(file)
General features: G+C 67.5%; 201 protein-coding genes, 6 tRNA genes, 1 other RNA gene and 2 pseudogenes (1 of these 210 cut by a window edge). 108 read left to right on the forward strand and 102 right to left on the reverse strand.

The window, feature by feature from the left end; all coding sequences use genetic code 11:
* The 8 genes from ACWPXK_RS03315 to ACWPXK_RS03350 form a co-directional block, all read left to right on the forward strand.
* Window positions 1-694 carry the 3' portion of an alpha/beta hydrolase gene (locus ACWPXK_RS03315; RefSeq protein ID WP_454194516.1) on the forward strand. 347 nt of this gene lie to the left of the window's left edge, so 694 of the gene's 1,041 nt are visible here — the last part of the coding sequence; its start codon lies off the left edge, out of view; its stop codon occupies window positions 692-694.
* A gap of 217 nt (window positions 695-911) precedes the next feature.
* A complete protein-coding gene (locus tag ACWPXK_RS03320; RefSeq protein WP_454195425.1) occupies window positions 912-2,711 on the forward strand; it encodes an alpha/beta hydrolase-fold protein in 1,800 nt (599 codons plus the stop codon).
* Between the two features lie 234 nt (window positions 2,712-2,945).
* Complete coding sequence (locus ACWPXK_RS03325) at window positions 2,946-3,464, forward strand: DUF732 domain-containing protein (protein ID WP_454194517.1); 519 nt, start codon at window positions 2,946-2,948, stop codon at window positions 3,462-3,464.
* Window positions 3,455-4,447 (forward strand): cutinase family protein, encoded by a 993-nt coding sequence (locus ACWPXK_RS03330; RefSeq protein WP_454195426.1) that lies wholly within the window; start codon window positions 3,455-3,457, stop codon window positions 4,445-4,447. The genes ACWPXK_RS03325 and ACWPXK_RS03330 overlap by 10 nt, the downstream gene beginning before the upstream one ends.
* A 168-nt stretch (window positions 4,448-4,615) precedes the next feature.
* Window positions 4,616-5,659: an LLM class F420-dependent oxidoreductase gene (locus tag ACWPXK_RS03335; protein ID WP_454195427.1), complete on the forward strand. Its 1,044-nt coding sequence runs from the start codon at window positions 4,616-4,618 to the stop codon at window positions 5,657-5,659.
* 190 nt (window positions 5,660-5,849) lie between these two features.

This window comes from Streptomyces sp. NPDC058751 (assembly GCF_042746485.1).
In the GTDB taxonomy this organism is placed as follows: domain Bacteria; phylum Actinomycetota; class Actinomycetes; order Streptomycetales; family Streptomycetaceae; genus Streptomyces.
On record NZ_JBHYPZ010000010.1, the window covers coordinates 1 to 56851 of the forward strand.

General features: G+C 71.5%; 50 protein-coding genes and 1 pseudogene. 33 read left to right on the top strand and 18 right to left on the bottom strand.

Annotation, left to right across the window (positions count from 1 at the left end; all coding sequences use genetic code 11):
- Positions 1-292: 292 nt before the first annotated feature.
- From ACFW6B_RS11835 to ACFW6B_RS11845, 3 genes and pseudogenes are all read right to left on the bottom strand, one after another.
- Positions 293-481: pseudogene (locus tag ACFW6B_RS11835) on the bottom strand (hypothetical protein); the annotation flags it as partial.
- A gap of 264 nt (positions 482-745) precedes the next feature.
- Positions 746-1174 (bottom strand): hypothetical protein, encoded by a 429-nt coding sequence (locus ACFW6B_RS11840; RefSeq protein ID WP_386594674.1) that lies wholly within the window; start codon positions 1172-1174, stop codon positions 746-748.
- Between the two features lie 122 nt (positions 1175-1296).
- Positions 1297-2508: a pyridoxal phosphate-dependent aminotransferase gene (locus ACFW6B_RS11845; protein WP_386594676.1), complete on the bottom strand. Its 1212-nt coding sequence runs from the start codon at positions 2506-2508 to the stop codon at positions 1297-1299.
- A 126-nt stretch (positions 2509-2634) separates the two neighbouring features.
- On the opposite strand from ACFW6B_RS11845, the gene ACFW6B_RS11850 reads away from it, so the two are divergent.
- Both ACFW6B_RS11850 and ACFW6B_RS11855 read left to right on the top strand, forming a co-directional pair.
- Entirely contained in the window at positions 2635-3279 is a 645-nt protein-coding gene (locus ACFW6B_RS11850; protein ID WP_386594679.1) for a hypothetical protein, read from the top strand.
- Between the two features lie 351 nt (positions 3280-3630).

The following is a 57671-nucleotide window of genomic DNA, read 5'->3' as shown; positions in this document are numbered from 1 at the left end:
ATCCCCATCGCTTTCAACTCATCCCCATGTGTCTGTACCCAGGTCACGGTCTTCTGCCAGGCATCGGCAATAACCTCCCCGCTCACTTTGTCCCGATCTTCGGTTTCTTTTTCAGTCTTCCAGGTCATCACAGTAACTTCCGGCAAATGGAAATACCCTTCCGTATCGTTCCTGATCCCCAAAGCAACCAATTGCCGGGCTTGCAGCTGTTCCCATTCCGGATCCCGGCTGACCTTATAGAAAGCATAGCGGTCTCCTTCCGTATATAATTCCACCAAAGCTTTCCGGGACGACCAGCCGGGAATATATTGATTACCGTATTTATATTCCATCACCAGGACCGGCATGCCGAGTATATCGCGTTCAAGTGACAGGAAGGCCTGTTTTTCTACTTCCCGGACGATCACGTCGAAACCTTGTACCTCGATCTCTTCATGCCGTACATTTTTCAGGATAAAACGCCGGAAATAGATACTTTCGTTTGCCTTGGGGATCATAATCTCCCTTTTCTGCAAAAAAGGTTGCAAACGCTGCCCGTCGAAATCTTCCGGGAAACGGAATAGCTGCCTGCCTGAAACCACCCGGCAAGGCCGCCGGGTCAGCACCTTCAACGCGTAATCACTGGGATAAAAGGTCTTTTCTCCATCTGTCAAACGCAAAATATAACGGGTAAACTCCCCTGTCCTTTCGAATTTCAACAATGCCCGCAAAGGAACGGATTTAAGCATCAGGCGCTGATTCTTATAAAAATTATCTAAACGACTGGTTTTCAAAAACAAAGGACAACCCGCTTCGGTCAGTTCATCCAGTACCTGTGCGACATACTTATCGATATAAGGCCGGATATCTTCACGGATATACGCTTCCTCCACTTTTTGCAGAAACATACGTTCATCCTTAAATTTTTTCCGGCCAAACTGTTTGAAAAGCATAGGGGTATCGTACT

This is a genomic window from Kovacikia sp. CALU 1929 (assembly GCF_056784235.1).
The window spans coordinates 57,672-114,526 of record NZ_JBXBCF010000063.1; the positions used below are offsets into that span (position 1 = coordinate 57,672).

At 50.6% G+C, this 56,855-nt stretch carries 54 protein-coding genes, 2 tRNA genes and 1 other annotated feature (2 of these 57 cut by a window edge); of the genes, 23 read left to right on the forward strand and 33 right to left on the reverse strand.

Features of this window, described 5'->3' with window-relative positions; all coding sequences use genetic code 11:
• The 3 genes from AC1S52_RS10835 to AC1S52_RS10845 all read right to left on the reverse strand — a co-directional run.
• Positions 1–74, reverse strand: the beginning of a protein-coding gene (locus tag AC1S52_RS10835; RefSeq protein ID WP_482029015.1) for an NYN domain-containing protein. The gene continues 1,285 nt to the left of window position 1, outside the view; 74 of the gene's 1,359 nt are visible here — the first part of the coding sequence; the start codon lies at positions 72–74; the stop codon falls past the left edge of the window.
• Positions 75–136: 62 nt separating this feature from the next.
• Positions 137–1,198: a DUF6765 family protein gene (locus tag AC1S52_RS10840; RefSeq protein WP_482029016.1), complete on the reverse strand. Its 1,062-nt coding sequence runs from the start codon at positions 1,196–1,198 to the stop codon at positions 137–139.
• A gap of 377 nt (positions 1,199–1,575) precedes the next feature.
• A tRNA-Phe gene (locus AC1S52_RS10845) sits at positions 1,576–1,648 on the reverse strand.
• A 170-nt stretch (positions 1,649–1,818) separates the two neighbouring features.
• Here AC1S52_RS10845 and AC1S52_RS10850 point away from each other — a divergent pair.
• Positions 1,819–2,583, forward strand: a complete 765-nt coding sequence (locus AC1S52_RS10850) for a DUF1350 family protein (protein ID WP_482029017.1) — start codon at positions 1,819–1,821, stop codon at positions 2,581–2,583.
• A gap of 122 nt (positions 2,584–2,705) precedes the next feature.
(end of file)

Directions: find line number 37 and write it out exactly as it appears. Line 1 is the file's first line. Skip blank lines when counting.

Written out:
• Positions 1–74, reverse strand: the beginning of a protein-coding gene (locus tag AC1S52_RS10835; RefSeq protein ID WP_482029015.1) for an NYN domain-containing protein. The gene continues 1,285 nt to the left of window position 1, outside the view; 74 of the gene's 1,359 nt are visible here — the first part of the coding sequence; the start codon lies at positions 72–74; the stop codon falls past the left edge of the window.